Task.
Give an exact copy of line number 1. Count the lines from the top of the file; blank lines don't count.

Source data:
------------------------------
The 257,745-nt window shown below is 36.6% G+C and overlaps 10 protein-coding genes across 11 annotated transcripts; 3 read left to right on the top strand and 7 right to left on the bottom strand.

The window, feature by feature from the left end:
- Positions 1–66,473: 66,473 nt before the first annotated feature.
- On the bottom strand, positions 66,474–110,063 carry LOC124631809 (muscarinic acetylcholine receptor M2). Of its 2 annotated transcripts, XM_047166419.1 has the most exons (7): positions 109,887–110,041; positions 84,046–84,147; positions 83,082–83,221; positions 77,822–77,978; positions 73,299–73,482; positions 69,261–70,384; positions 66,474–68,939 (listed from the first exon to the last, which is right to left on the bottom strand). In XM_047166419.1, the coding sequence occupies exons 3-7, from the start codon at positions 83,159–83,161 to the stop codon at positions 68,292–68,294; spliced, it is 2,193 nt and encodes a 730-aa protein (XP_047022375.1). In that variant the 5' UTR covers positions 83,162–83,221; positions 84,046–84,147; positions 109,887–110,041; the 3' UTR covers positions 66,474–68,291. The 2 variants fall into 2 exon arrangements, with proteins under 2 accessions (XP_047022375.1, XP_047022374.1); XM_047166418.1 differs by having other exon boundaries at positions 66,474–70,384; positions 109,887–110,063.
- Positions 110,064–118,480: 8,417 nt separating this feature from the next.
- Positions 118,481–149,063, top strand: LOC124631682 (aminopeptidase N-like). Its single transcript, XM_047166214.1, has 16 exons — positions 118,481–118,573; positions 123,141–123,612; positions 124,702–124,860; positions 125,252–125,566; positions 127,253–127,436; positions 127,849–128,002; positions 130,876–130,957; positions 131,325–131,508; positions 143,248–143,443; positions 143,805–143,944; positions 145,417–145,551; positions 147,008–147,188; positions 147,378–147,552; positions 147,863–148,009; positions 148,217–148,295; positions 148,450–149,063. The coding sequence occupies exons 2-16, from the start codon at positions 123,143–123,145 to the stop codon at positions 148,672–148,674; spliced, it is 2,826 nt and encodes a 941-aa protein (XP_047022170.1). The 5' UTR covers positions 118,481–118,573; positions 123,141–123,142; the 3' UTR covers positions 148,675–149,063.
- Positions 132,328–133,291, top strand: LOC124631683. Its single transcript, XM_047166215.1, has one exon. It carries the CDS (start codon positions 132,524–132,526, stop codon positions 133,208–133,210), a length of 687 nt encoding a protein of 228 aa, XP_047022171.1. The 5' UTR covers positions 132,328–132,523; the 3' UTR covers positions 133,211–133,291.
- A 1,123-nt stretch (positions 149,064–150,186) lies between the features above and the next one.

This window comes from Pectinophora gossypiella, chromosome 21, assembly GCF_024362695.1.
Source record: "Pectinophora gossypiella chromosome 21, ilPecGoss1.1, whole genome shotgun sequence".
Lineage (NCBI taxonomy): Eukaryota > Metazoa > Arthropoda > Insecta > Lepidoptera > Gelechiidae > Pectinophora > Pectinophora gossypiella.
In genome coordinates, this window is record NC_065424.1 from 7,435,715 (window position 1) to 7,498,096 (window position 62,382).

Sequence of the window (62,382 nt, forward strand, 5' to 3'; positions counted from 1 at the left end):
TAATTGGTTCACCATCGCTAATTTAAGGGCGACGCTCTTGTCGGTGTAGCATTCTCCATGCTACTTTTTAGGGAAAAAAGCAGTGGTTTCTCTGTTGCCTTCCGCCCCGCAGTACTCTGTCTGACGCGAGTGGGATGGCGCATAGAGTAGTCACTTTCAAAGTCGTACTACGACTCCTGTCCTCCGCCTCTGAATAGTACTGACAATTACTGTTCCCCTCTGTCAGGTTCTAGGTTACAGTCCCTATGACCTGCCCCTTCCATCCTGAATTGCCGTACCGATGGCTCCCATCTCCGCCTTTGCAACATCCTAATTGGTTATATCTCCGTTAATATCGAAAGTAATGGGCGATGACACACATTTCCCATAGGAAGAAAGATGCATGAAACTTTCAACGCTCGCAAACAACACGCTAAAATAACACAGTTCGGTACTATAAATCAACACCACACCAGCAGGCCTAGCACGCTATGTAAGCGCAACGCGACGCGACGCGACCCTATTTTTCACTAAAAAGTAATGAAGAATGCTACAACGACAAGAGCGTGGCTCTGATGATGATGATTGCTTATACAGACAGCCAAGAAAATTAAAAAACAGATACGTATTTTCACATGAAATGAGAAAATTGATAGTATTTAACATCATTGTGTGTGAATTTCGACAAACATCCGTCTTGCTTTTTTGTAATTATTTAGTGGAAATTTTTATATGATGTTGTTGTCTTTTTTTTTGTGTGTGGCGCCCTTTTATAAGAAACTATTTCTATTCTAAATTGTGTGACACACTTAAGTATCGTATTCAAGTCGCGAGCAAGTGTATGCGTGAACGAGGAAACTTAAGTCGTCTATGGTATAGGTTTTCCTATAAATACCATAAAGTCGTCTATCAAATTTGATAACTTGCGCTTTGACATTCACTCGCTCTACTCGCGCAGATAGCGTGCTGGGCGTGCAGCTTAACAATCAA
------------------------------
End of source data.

The 257,745-nt window shown below is 36.6% G+C and overlaps 10 protein-coding genes across 11 annotated transcripts; 3 read left to right on the top strand and 7 right to left on the bottom strand.